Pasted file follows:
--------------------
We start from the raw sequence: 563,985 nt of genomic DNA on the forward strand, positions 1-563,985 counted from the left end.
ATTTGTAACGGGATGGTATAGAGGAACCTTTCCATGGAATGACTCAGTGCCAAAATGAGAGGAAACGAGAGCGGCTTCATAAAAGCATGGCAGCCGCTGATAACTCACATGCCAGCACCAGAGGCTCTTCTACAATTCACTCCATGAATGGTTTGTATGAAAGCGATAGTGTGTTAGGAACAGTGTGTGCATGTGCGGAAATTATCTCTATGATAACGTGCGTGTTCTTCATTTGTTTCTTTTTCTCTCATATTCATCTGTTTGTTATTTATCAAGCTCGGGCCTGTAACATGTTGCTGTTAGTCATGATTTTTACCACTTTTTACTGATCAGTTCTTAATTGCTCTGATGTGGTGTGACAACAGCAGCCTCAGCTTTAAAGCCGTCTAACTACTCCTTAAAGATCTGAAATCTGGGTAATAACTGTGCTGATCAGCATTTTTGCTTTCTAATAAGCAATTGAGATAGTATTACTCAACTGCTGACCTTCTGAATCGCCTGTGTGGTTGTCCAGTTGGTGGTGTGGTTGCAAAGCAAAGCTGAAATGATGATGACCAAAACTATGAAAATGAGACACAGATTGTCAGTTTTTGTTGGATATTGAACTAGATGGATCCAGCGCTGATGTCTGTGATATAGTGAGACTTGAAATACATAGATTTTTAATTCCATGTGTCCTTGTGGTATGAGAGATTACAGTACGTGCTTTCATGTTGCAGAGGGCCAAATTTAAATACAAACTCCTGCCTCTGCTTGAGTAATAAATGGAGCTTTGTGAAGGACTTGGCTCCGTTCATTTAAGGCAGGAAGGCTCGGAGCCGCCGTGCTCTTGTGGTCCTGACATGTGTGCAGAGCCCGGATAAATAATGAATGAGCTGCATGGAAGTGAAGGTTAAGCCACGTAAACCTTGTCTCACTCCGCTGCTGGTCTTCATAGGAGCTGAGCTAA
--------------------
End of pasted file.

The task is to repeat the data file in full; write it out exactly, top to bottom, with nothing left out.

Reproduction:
We start from the raw sequence: 563,985 nt of genomic DNA on the forward strand, positions 1-563,985 counted from the left end.
ATTTGTAACGGGATGGTATAGAGGAACCTTTCCATGGAATGACTCAGTGCCAAAATGAGAGGAAACGAGAGCGGCTTCATAAAAGCATGGCAGCCGCTGATAACTCACATGCCAGCACCAGAGGCTCTTCTACAATTCACTCCATGAATGGTTTGTATGAAAGCGATAGTGTGTTAGGAACAGTGTGTGCATGTGCGGAAATTATCTCTATGATAACGTGCGTGTTCTTCATTTGTTTCTTTTTCTCTCATATTCATCTGTTTGTTATTTATCAAGCTCGGGCCTGTAACATGTTGCTGTTAGTCATGATTTTTACCACTTTTTACTGATCAGTTCTTAATTGCTCTGATGTGGTGTGACAACAGCAGCCTCAGCTTTAAAGCCGTCTAACTACTCCTTAAAGATCTGAAATCTGGGTAATAACTGTGCTGATCAGCATTTTTGCTTTCTAATAAGCAATTGAGATAGTATTACTCAACTGCTGACCTTCTGAATCGCCTGTGTGGTTGTCCAGTTGGTGGTGTGGTTGCAAAGCAAAGCTGAAATGATGATGACCAAAACTATGAAAATGAGACACAGATTGTCAGTTTTTGTTGGATATTGAACTAGATGGATCCAGCGCTGATGTCTGTGATATAGTGAGACTTGAAATACATAGATTTTTAATTCCATGTGTCCTTGTGGTATGAGAGATTACAGTACGTGCTTTCATGTTGCAGAGGGCCAAATTTAAATACAAACTCCTGCCTCTGCTTGAGTAATAAATGGAGCTTTGTGAAGGACTTGGCTCCGTTCATTTAAGGCAGGAAGGCTCGGAGCCGCCGTGCTCTTGTGGTCCTGACATGTGTGCAGAGCCCGGATAAATAATGAATGAGCTGCATGGAAGTGAAGGTTAAGCCACGTAAACCTTGTCTCACTCCGCTGCTGGTCTTCATAGGAGCTGAGCTAA